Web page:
Fuel PR Analyses a Growing Interest in Boxing Among Women
Bloodthirsty is certainly one way to describe boxing. Dangerous is another; but why is it becoming more and more popular?
Many medical experts have tried and failed to see the hard-hitting sport banned due to the long-term damage it can cause. But in recent years, more and more people – especially women – are stepping foot in the ring. But why exactly is this?
Maybe some women are looking for that adrenaline rush? Or they may be looking to improve their fitness? Some may just want to knock seven bells out of someone. Whatever the reason, the sport is growing in popularity as ‘Ladies that brunch,’ becomes ‘Ladies that punch.’
Boxing is seen as a fun past-time, where you can take part in fitness classes without having to take a right hook to the chin. It helps with confidence, shows women shouldn’t be held back just because they’re women, and will reap the physical benefits of becoming stronger, more flexible, more balanced and toned.
Seems the perfect workout, right?
Celebrities such as Pippa Middleton have previously expressed her passion for boxing, describing it as a ‘pure but pleasing agony.’ The rise of women in boxing began back in 2009 after a Sport England survey reported that 40 per cent of boxing clubs ran classes for women and of the 149,000 boxing enthusiasts, about 19,600 were women. Then London 2012 and Nicola Adams happened. The ‘Adams effect’ blossomed after she won Olympic gold in London and inspired Britain’s women to take the plunge and glove up.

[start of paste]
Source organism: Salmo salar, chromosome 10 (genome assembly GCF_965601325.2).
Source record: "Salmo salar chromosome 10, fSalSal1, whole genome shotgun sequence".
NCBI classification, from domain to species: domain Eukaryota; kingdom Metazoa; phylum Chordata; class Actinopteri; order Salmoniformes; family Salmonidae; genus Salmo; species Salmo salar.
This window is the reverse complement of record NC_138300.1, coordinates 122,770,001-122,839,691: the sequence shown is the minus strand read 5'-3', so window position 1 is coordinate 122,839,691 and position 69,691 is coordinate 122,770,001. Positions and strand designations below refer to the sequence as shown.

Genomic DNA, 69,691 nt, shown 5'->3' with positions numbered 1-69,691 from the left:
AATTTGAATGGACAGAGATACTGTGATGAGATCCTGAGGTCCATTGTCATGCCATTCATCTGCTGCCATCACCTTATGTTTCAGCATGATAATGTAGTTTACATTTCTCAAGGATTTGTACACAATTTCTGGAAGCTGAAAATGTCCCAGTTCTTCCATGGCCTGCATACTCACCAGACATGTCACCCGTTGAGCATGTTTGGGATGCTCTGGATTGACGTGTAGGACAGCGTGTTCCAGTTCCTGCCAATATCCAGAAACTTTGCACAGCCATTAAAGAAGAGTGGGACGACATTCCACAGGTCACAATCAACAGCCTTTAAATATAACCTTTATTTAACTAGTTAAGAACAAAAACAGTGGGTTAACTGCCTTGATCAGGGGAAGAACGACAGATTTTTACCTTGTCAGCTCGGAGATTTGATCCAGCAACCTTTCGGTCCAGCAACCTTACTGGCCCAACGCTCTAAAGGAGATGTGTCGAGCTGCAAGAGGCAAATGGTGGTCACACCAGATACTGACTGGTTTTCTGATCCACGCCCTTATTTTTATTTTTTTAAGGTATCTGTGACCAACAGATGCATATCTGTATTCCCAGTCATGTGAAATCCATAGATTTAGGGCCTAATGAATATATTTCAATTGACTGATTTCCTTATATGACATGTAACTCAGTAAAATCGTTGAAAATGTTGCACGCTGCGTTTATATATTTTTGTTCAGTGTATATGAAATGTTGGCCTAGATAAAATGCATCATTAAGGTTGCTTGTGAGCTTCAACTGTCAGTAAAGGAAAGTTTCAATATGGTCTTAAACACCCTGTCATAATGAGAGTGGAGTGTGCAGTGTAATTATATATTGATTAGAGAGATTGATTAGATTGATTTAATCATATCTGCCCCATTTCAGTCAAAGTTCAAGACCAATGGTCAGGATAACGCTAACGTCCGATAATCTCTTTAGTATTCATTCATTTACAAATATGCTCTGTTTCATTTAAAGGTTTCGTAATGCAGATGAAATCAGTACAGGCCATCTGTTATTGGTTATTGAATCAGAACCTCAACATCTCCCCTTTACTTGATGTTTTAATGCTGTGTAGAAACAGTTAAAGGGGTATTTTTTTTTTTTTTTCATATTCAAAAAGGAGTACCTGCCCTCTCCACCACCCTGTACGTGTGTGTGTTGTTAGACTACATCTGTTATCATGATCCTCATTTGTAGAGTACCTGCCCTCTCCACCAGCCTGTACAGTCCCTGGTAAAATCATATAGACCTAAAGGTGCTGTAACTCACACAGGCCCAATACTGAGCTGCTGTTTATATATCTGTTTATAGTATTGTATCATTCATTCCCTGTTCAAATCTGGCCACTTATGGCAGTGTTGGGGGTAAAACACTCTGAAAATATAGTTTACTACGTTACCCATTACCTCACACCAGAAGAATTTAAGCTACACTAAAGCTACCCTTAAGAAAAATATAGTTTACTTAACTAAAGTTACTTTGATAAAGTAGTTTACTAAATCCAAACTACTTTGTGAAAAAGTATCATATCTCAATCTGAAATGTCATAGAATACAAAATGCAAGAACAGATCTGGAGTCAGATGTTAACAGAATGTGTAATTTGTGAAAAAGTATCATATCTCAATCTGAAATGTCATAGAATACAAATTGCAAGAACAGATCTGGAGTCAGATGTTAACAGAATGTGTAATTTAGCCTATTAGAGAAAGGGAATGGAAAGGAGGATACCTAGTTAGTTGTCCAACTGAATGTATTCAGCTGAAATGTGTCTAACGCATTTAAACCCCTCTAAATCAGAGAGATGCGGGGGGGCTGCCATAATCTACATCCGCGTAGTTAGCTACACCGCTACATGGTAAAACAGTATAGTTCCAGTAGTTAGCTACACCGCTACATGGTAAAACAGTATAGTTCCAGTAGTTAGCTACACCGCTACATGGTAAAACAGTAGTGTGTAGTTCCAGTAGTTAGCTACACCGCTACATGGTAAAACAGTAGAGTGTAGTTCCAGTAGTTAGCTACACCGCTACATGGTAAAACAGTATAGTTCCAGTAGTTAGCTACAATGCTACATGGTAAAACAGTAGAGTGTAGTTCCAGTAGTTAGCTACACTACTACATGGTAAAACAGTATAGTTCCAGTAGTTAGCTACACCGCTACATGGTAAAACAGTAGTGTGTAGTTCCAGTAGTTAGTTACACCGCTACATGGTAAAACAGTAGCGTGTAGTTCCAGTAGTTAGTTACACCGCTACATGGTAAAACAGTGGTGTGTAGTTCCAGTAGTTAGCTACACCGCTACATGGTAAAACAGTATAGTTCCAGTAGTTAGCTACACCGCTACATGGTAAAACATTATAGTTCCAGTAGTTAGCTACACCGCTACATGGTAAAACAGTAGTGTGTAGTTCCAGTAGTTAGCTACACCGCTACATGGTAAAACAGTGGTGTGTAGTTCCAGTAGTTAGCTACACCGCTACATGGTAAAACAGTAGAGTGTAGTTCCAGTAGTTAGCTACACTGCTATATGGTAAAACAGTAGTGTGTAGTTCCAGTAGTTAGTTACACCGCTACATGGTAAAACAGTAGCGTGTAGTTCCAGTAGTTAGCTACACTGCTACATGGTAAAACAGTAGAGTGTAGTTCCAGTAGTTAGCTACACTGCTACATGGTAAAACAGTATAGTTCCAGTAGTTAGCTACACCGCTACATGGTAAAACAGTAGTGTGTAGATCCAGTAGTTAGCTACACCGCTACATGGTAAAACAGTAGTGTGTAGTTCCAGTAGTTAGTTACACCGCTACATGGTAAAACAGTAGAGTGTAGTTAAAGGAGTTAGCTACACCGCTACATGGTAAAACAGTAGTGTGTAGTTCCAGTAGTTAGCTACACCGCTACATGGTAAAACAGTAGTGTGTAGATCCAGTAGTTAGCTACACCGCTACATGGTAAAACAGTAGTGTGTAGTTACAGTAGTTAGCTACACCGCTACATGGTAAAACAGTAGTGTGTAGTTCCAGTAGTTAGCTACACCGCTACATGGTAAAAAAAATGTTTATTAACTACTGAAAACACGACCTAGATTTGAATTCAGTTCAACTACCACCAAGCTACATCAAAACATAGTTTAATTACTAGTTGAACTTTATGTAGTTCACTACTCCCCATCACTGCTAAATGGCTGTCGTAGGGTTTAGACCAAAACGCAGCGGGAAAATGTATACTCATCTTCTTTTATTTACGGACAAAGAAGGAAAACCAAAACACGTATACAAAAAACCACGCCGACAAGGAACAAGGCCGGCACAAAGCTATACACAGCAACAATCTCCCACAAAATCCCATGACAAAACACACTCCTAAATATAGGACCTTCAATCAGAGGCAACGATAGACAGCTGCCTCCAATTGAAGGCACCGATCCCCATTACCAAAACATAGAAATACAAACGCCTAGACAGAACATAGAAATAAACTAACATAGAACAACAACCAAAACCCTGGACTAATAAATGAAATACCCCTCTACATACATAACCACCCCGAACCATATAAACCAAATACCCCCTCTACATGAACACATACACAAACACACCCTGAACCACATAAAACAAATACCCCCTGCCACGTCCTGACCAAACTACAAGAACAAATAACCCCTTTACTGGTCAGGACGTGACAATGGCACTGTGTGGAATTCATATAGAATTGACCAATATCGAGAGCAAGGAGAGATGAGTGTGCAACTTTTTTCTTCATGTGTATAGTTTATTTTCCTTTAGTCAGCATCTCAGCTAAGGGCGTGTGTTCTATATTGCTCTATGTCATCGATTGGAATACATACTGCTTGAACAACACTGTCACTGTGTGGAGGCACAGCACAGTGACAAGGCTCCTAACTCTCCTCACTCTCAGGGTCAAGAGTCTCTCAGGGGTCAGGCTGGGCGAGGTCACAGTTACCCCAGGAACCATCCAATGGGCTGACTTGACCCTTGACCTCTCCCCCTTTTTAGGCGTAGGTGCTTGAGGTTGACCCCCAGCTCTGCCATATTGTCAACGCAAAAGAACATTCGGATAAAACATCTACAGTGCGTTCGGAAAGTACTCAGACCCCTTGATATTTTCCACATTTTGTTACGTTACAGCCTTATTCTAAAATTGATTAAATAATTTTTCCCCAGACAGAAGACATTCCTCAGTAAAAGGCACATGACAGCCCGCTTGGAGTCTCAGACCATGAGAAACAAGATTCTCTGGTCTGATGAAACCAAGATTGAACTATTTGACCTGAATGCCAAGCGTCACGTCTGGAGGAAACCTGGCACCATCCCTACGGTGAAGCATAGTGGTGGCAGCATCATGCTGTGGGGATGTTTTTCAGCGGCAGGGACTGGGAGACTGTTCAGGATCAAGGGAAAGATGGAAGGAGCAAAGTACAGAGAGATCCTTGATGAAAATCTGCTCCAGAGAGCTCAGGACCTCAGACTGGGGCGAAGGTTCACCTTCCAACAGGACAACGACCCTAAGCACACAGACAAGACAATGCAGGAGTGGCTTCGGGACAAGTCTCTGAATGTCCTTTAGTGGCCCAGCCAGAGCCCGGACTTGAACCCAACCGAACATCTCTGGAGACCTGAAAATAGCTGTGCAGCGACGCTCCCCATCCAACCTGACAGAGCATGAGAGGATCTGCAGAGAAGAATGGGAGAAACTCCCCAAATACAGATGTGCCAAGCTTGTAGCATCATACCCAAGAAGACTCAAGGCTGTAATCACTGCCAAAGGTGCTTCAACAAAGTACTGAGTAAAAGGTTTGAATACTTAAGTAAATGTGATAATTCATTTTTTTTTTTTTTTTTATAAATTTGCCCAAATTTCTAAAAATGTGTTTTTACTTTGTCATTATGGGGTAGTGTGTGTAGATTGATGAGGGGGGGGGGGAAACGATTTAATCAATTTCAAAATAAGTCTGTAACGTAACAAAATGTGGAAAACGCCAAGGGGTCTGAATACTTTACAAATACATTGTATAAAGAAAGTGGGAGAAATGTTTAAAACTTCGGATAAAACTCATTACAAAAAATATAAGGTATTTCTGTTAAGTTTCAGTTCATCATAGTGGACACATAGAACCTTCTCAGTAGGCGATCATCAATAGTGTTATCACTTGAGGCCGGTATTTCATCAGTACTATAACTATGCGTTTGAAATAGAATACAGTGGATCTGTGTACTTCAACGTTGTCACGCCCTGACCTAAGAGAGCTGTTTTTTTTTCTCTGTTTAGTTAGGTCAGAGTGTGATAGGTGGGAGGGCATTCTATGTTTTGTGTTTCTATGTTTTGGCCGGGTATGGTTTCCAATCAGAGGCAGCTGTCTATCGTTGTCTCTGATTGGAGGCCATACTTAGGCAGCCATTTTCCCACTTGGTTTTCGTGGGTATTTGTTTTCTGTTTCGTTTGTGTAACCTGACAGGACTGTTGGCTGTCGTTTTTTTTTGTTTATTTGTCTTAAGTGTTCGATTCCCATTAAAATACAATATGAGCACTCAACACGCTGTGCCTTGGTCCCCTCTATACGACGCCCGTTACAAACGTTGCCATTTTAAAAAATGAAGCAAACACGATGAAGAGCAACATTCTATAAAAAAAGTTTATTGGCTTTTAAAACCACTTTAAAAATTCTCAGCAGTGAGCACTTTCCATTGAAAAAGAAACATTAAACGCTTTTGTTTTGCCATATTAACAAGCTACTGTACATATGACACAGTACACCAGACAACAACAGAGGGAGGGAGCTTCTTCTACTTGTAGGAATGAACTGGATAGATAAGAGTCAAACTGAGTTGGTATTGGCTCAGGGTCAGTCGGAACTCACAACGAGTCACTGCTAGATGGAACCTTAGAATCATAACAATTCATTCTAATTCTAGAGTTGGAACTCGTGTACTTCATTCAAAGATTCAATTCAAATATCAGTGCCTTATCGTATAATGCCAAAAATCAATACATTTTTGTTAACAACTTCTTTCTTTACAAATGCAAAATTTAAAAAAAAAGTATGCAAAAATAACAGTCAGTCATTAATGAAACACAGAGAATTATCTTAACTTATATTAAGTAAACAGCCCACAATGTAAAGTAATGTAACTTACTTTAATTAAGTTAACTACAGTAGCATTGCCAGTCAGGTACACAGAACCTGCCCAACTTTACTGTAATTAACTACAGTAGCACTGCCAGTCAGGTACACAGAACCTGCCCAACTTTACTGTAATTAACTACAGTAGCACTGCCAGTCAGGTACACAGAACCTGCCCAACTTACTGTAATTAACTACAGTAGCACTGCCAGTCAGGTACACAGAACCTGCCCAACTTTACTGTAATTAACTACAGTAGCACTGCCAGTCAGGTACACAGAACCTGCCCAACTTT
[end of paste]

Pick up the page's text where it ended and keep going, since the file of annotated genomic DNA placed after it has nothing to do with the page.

Her dominance inside the ring soon saw her become a British superstar as she was catapulted into the limelight. Adams, 30, said: “I’m always getting tweets from girls saying they’ve taken up boxing because they’ve seen me win.”
Former Sports Minister and President of England Boxing Richard Caborn previously spoke of the ‘Adams effect’ following her gold medal triumph four years ago.
“Participation in boxing, by both males and females, has been on the rise for some time, but I believe over the next 12 months we will witness the ‘Adams effect’ among young women, who will be inspired to try the sport after watching Olympic boxing on TV and seeing Nicola win a gold medal in such fantastic style.”
And how right he was…
Sport England figures showed that before London 2012, where women’s boxing was included for the first time, there were 19,600 females boxing once a week, compared with 35,100 now – an increase of 79 per cent.
As the reigning flyweight Olympic champion, the 33-year-old prepares to defend her crown at the Rio games and more success could yet see the popularity of boxing boom once more.
For more information, please contact Adam Smith (Adam@fuelrefuel.com) or Leandra Cardozo (Leandra@fuelrefuel.com)